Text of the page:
Norfolk building company bosses face jail over ‘unfair’ treatment of customers
PUBLISHED: 12:30 30 July 2014 | UPDATED: 12:32 30 July 2014
copyright of Archant © 2010 01603 772434
Two building company directors have been warned they may face jail after a string of customer complaints resulted in convictions.
Trading Standards officers received more than 90 complaints about Norfolk Home Improvements between November 2011 and October 2013,
People across the county were hit by the firm, with complaints from Norwich, Lenwade, North Walsham, Sheringham and Thetford among other places.
Officers built a case against two directors - David Umney and Carl Watson - and yesterday they both admitted contravening professional diligence at Norwich Crown Court.
The pair had failed to carry out work in reasonable time, neglected to take care in work, failed to refund deposits when work was cancelled, did not resolve complaints, and offered refunds in vouchers that did not exist - and were just discounts, the court heard.
Umney, 52, of Fakenham Road, Drayton, and Watson, 50, of Twyford Lane, Foulsham, had faced further charges but pleaded not guilty to them.
Both men denied three counts of engaging in a misleading commercial practice, including stating on a sales brochure that deposits were protected when they were not, and failing to inform customers of their right to withdraw.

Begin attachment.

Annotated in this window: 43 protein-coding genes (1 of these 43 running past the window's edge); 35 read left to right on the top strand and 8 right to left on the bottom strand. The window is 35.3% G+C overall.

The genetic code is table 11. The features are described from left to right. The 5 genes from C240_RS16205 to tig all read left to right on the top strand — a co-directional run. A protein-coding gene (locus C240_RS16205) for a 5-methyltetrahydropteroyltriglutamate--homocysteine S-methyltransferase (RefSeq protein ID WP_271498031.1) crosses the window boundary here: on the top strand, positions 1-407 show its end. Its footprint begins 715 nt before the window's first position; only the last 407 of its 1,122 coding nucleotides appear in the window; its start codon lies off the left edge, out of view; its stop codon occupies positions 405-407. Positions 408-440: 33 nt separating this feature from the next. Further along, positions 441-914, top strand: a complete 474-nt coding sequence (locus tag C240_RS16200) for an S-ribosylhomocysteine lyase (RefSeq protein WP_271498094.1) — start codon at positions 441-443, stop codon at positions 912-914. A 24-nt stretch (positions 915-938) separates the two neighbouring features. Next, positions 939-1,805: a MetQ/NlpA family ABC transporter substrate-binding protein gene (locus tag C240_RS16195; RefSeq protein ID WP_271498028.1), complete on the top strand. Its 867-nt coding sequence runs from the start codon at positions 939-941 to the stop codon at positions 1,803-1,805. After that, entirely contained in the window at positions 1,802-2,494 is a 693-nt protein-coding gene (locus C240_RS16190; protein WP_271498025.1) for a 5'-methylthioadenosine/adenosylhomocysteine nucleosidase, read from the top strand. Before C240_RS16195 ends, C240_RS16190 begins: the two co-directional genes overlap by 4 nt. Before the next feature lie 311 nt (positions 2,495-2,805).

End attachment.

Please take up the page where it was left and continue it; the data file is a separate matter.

Umney also pleaded not guilty to a charge of stating the company was about to cease trading when it was not.
Judge Anthony Bate said the additional charges would remain on file.
The men were both bailed until sentence on Friday, August 22.
Judge Bate said: “All options, commensurate with the gravity of the offence, are open.”
He said the pair could face up to two years in prison.
Jonathan Goodman, defending, said Watson resigned as a director in October 2012.
Speaking after the case, Shaun Norris, trading standards manager, said: “This is a great outcome for the many people who Mr Umney and Mr Watson treated unfairly following a long and thorough investigation by Norfolk County Council’s Trading Standards officers.
“I am grateful to all those people who provided evidence as part of building the case that led to the guilty pleas and pleased for them that they were able to contribute to this positive result.”